A study has found a link between DNA methylation levels in sperm and an increased risk of autism in children, indicating that epigenetic changes could explain why the disorder appears to run in families.
Analysing semen from a small group of 44 men, the researchers identified distinct changes in the epigenome of sperm from men whose infants went on to show early signs of autism.
They also found that many of the genes around those sites were involved in neural developmental processes.
'The higher the methylation in the genes we looked at, the higher the score for observational risk for the autistic symptoms in the children,' explained co-author Professor Daniele Fallin of the Johns Hopkins University Bloomberg School of Public Health in Baltimore, USA.
Autism spectrum disorder (ASD) is a complex condition of varying severity and affects communication and social behaviour. It is thought to be influenced by a host of genetic and environmental risk factors, and it has been seen to cluster in families.
While there is evidence of a strong inherited link to the development of ASD, the genetics is complex and in many cases the causes remain unexplained. In this study, the researchers set out to identify whether epigenetic changes, rather than genes themselves, might affect ASD.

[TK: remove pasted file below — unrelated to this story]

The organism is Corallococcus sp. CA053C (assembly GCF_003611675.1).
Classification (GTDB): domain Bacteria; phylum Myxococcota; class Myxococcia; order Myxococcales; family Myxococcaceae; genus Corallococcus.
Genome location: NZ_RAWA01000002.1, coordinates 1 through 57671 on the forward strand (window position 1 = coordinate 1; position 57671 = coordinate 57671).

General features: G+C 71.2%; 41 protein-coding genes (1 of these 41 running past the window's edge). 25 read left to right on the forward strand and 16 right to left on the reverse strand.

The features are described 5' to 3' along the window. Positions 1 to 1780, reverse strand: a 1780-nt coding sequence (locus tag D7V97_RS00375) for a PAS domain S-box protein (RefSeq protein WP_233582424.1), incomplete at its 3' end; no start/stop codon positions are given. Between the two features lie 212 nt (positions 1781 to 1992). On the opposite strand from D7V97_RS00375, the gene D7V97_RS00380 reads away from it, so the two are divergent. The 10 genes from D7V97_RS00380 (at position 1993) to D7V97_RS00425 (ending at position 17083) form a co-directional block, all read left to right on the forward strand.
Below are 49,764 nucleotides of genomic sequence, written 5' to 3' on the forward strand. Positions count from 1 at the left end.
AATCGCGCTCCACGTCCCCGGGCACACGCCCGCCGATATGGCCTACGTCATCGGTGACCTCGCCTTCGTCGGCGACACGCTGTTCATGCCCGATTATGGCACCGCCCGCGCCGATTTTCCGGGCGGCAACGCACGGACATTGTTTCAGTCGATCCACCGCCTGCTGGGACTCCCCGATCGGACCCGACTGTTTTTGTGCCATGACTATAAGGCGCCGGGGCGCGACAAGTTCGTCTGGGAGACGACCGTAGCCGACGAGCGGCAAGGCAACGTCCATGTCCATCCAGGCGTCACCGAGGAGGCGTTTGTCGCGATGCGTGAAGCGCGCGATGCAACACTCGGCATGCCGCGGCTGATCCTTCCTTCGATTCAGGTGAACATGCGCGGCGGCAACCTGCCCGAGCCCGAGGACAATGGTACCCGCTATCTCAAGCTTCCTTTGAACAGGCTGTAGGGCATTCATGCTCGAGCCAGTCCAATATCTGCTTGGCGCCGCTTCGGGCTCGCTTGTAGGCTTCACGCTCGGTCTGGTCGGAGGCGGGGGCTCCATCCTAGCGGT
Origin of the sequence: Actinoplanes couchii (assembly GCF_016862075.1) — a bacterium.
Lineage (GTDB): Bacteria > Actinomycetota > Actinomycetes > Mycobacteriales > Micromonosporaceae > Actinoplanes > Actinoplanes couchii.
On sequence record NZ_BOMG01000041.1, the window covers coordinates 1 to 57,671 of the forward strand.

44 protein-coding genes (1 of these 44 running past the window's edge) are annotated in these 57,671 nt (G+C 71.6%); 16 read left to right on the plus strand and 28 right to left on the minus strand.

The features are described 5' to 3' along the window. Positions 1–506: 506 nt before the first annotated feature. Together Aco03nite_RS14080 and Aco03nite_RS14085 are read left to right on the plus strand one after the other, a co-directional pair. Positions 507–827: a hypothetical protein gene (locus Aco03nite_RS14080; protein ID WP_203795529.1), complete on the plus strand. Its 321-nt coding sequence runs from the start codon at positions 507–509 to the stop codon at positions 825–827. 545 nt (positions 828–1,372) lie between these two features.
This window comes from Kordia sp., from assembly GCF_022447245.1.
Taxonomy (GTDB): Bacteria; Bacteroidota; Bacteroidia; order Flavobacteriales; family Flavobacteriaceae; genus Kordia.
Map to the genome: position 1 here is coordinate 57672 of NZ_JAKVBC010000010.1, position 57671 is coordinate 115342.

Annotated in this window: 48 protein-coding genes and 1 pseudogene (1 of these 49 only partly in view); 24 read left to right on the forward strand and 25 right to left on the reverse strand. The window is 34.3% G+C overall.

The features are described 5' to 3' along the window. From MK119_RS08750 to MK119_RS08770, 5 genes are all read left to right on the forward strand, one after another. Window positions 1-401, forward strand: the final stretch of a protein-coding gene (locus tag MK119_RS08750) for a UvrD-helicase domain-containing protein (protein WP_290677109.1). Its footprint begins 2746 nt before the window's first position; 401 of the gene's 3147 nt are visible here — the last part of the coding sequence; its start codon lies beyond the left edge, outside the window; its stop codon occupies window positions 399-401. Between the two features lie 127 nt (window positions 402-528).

'We wondered if we could learn what happens before someone gets autism,' said Professor Andrew Feinberg, from the Johns Hopkins University School of Medicine and a lead author on the study. Professor Fallin added: 'If epigenetic changes are being passed from fathers to their children, we should be able to detect them in sperm.'
The researchers gathered semen samples from 44 fathers-to-be, who already had a child with a diagnosis of ASD, and mapped the methylation changes across 450,000 individual spots in their genomes.
One year after the birth of their children, the researchers then assessed the infants using the Autism Observation Scale for Infants (AOSI), which is thought to predict autism. Comparing the results, they found 193 sites where higher or lower methylation levels in the fathers' sperm DNA meant that the child had a high AOSI score, and hence was more likely to develop the condition.
To further verify their results, the researchers compared similar methylation data available from brain samples of 40 deceased people, half of whom had been diagnosed with autism. Out of 75 sites found in a particular region of the brain, only 18 showed the patterns that were detected in the study, suggesting that the causes of autism are likely to be more complex.
Speaking to the Mail Online, Dr Judith Brown, of The National Autistic Society said: 'This is a thought-provoking piece of research which adds a new angle to the discussion about the complex and substantial role genetics play in autism.
'But this is a small pilot study of 44 fathers, as recognised by the authors, and must be must be replicated on a much larger scale before any significant conclusions can be drawn about the causes of autism.'
The researchers now plan to explore how the fathers' environment might contribute to the condition.